SEOUL (Reuters) – North Korean leader Kim Jong Un focused on domestic economic issues at a meeting of the politburo of the country’s ruling Workers Party, state media said on Monday, as the North ramped up pressure on South Korea over defector activities.
FILE PHOTO: North Korean leader Kim Jong Un speaks as he takes part in a meeting of the Political Bureau of the Central Committee of the Workers’ Party of Korea (WPK) in this image released by North Korea’s Korean Central News Agency (KCNA) on April 11, 2020. KCNA/via REUTERS
The two-day politburo meeting comes at a time of economic uncertainty amid the global COVID-19 pandemic that is putting additional pressure on the North’s economy, already battered by international sanctions aimed at stopping its nuclear program.
The meeting discussed “crucial issues arising in further developing the self-sufficient economy of the country and improving the standard of people’s living,” state news agency KCNA said.
Kim did not mention the North’s increased criticism of South Korea or of the North Korean defectors who call it home.
For several days, North Korea has lashed out at South Korea, threatening to close an inter-Korean liaison office and other projects if the South does not stop defectors from sending leaflets and other material into the North.
On Monday, North Korea did not answer a routine daily liaison phone call from South Korean officials for the first time in since 2018, South Korea’s Unification Ministry said.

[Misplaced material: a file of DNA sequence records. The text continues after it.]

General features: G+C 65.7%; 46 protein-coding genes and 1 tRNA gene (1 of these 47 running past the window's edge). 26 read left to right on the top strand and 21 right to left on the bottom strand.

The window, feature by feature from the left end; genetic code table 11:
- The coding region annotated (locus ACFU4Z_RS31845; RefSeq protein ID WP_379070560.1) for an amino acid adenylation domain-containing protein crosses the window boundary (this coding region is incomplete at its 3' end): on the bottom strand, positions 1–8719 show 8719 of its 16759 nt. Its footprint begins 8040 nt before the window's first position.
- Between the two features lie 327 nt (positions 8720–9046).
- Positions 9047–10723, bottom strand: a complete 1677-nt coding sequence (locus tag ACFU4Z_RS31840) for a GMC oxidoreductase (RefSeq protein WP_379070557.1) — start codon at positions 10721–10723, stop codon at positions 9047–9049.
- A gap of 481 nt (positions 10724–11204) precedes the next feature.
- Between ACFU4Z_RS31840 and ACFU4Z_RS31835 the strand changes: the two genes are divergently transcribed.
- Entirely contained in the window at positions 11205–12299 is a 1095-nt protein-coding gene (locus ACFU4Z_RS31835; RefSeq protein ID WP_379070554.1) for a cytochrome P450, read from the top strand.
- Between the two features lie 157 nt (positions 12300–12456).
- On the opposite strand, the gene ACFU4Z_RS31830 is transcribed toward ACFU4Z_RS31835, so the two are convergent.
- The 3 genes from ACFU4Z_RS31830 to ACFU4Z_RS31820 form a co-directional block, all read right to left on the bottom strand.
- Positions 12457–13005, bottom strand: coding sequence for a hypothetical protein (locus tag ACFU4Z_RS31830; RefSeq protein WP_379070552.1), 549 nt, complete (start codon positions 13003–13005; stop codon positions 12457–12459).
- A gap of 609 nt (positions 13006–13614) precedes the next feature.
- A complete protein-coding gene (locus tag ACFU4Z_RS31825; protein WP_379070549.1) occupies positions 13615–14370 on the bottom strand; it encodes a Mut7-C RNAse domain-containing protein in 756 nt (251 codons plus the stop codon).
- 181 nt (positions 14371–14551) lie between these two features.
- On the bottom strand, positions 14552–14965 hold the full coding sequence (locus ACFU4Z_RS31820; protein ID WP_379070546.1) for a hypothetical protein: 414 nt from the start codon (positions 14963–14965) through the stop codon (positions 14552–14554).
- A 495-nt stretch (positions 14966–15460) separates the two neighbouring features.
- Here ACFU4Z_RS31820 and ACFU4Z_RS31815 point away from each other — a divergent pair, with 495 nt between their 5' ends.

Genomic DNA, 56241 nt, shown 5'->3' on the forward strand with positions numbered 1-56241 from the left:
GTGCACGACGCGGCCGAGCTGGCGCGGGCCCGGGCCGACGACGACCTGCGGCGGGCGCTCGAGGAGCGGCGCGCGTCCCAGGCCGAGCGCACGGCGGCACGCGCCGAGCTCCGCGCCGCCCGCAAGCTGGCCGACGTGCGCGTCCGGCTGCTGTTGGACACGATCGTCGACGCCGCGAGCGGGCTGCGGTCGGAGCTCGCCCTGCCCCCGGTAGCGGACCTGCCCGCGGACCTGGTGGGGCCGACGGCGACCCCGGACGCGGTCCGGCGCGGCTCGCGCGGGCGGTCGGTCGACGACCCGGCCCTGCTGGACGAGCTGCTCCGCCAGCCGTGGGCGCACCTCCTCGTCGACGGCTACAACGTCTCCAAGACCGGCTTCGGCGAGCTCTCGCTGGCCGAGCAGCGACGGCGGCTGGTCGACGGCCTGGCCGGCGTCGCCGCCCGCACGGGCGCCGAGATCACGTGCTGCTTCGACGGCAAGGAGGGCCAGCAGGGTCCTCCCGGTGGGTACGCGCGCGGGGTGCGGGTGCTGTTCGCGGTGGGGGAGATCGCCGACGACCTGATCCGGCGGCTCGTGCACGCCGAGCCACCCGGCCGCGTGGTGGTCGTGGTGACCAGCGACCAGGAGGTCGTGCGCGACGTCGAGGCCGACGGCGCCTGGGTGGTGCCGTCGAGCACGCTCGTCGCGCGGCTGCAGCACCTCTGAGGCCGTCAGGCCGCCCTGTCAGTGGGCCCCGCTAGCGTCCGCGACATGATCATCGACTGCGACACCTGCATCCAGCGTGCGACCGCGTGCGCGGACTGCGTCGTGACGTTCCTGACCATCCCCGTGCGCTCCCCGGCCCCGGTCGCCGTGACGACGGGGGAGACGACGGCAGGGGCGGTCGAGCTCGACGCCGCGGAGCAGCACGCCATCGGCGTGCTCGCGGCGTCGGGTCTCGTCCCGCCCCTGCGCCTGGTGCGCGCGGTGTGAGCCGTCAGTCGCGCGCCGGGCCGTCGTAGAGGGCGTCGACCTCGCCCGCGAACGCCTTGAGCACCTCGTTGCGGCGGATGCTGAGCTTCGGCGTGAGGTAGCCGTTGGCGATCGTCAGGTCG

The ministry has said South Korea remains committed to following inter-Korean agreements, and it is considering proposing legislation to ban groups from sending material into North Korea.
KCNA’s report on the 13th political bureau meeting focused on domestic economic issues, including the chemical industry and fertilizer production as “a major thrust front of the national economy.”
The meeting also emphasized construction of residential houses as a way to better North Korean’s standard of living.
Kim has made an unusually small number of outings in recent months, with his absence from a major holiday prompting speculation about his condition, as Pyongyang has stepped up measures against the COVID-19 pandemic.
Although North Korea says it has no confirmed cases of the novel coronavirus, South Korea’s main intelligence agency has said an outbreak there cannot be ruled out.
Reporting by Sangmi Cha and Josh Smith; Editing by Daniel Wallis and Gerry Doyle